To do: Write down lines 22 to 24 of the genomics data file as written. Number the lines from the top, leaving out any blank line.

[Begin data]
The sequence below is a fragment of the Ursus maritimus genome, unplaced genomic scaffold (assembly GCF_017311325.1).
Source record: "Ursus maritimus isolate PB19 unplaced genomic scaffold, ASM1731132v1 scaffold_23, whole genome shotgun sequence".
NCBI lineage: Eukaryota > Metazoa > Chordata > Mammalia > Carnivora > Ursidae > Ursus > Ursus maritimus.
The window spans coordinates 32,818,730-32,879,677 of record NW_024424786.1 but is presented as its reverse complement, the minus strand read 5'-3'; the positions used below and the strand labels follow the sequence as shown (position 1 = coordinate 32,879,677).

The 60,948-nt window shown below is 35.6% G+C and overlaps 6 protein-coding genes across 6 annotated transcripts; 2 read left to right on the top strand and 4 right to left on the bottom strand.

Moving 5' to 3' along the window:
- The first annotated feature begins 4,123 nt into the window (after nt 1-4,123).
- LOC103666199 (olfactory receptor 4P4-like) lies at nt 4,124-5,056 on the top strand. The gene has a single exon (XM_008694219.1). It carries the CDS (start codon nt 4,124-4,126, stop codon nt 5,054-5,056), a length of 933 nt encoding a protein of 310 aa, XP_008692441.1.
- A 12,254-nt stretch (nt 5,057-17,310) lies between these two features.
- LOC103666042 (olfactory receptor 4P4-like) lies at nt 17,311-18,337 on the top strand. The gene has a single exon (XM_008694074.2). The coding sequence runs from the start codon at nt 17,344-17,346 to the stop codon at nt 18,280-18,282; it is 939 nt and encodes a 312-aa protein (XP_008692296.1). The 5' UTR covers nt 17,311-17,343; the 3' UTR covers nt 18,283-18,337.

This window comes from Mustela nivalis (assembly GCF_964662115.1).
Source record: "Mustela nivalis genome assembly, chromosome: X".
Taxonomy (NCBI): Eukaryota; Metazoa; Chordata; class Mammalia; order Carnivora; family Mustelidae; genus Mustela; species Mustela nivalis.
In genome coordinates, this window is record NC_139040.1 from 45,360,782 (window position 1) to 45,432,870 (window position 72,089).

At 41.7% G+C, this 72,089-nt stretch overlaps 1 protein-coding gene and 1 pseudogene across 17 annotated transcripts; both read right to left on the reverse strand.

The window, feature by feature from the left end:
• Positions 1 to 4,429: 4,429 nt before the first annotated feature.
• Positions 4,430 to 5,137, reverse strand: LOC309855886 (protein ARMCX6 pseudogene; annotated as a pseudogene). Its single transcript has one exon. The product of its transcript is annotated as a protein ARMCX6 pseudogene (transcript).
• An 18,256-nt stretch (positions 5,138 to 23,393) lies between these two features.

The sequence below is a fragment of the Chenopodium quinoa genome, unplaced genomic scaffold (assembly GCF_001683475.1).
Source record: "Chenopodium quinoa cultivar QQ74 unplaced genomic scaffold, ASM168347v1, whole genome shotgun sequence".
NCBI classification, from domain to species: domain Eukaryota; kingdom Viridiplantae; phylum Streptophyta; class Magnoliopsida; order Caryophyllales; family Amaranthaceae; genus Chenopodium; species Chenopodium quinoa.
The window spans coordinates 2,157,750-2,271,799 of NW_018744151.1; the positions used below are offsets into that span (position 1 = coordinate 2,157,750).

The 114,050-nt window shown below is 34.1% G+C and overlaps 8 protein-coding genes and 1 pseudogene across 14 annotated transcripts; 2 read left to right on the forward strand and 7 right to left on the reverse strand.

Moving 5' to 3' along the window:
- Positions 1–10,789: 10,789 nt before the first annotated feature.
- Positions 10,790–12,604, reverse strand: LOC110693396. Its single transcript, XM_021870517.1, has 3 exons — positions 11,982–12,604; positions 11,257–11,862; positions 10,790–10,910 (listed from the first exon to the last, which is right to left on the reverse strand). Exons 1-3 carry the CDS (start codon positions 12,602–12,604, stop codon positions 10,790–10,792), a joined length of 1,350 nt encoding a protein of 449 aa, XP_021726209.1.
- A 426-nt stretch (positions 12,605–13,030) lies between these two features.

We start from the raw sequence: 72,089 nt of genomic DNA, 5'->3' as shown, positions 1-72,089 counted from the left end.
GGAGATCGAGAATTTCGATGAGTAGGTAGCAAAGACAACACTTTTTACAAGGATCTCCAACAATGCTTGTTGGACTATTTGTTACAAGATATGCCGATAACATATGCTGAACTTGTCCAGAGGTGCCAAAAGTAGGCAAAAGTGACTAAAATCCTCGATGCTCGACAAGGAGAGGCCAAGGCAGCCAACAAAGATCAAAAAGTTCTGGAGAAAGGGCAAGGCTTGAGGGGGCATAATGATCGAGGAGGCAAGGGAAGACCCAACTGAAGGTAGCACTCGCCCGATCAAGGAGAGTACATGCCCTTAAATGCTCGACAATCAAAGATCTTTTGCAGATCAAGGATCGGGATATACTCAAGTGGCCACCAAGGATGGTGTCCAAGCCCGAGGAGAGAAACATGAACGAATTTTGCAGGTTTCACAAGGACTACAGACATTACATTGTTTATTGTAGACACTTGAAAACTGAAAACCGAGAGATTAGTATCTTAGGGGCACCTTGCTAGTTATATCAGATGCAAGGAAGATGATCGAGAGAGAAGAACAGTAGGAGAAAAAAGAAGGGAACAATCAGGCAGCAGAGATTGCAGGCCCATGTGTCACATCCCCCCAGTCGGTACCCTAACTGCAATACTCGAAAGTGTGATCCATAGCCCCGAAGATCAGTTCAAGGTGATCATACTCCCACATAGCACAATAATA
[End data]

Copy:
NCBI classification, from domain to species: domain Eukaryota; kingdom Viridiplantae; phylum Streptophyta; class Magnoliopsida; order Caryophyllales; family Amaranthaceae; genus Chenopodium; species Chenopodium quinoa.
The window spans coordinates 2,157,750-2,271,799 of NW_018744151.1; the positions used below are offsets into that span (position 1 = coordinate 2,157,750).

The 114,050-nt window shown below is 34.1% G+C and overlaps 8 protein-coding genes and 1 pseudogene across 14 annotated transcripts; 2 read left to right on the forward strand and 7 right to left on the reverse strand.